Winner of 6 Ontario Tree Climbing Championships (Women’s Division)
Competitor in 6 International Tree Climbing Championships
2002 Women’s International Tree Climbing Champion
Alumni of both Canadian and Australian Outward Bound Schools
Conducts tree pruning workshops at Lee Valley Tools Ltd.
Facilitator and instructor at 2011 Hong Kong Arbor Camp
About Wenda Li:
Much to my parents’ discontent, I did climb trees as a child. But my real passion for trees ignited when I attended an Outward Bound course in northern Ontario as a teenager. For a city girl, born and raised in Toronto, the thought of spending a month in the wilderness was going to be exhilarating and yet terrifying. Nevertheless the experience was life changing and opened my eyes to the magnificence of trees.
After I obtained my forestry degree, I began working for the City of Toronto in the early 1990s and eventually I became the City’s first female climbing arborist. My arboriculture career flourished when I moved into the private sector where I continued to evolve and progress as an arborist.
In 1993, I became the first woman to compete at the Ontario Tree Climbing Jamboree. Since then I have competed in over 15 tree climbing competitions and have represented Ontario in the women’s division at the International Tree Climbing Championships (ITCC) 6 times. In 2002, I won the Women’s International Tree Climbing Championship and held the world record for the fastest 40 foot footlock for a woman for two years. In 2007 I retired from competitive tree climbing but still remain active as a volunteer judge at both regional and international championships. The most important aspect of competing was the opportunity to meet fantastic arborists from all over the world.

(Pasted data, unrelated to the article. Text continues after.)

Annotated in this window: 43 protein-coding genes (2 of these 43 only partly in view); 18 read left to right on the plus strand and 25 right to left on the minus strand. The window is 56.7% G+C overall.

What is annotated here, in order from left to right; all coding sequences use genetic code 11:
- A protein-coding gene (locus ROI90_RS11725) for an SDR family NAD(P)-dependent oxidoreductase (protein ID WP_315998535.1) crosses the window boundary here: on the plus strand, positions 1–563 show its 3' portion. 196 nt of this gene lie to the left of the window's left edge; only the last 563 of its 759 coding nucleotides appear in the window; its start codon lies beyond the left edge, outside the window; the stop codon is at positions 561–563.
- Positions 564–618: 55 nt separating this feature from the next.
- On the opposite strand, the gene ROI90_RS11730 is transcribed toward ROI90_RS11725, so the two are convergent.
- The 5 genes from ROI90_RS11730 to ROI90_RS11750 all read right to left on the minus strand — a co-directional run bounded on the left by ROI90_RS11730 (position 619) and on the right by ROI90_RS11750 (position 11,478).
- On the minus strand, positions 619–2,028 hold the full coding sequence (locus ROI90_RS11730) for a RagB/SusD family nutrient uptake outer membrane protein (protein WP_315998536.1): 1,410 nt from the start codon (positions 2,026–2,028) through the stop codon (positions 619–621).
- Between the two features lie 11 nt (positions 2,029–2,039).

Another passion I have is sharing knowledge and empowering women. I have had the opportunity to teach and assist at Humber College, to train with Arboriculture Canada Training and Education, and to conduct pruning seminars with Lee Valley Tools. I also enjoy promoting and advocating women in non-traditional occupations and have done so at many high schools and within women’s groups.
My most recent endeavor was to go to Hong Kong in 2011 to help train groups of government arborists and to experience arboriculture in Hong Kong. I have since returned to Hong Kong in 2015 to conduct more training with arborists. I have also been a guest speaker in Singapore at the National Botantical Gardens.
I am grateful to be in an industry that allows me to appreciate how remarkable trees are. Whether I am “wowed” in the presence of a majestic century old tree, or astonished by the a tree’s ability to produce compensatory growth around a wound, that sense of child-like wonderment that captured my spirit as a teenager still resonates within me today.